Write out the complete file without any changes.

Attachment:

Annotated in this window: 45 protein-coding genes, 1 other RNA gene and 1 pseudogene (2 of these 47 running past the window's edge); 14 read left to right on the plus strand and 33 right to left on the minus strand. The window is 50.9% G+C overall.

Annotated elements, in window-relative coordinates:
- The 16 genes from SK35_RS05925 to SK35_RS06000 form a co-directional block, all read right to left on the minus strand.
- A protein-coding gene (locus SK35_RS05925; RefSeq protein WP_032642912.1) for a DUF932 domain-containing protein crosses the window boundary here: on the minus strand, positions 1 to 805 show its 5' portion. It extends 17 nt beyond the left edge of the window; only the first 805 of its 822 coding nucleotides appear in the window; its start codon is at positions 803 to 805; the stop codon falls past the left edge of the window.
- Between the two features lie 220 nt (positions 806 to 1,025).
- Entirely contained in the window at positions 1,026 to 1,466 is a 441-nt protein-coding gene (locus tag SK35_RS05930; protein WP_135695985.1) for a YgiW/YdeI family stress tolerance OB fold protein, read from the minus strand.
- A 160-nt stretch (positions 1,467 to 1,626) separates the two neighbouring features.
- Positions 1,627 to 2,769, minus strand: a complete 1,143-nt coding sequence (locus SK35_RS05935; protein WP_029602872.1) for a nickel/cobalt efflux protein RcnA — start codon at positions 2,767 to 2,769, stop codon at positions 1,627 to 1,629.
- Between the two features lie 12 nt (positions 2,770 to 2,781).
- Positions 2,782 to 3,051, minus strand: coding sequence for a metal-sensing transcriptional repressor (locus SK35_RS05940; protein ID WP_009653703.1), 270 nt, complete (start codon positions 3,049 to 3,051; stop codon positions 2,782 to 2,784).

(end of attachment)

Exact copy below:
Annotated in this window: 45 protein-coding genes, 1 other RNA gene and 1 pseudogene (2 of these 47 running past the window's edge); 14 read left to right on the plus strand and 33 right to left on the minus strand. The window is 50.9% G+C overall.

Annotated elements, in window-relative coordinates:
- The 16 genes from SK35_RS05925 to SK35_RS06000 form a co-directional block, all read right to left on the minus strand.
- A protein-coding gene (locus SK35_RS05925; RefSeq protein WP_032642912.1) for a DUF932 domain-containing protein crosses the window boundary here: on the minus strand, positions 1 to 805 show its 5' portion. It extends 17 nt beyond the left edge of the window; only the first 805 of its 822 coding nucleotides appear in the window; its start codon is at positions 803 to 805; the stop codon falls past the left edge of the window.
- Between the two features lie 220 nt (positions 806 to 1,025).
- Entirely contained in the window at positions 1,026 to 1,466 is a 441-nt protein-coding gene (locus tag SK35_RS05930; protein WP_135695985.1) for a YgiW/YdeI family stress tolerance OB fold protein, read from the minus strand.
- A 160-nt stretch (positions 1,467 to 1,626) separates the two neighbouring features.
- Positions 1,627 to 2,769, minus strand: a complete 1,143-nt coding sequence (locus SK35_RS05935; protein WP_029602872.1) for a nickel/cobalt efflux protein RcnA — start codon at positions 2,767 to 2,769, stop codon at positions 1,627 to 1,629.
- Between the two features lie 12 nt (positions 2,770 to 2,781).
- Positions 2,782 to 3,051, minus strand: coding sequence for a metal-sensing transcriptional repressor (locus SK35_RS05940; protein ID WP_009653703.1), 270 nt, complete (start codon positions 3,049 to 3,051; stop codon positions 2,782 to 2,784).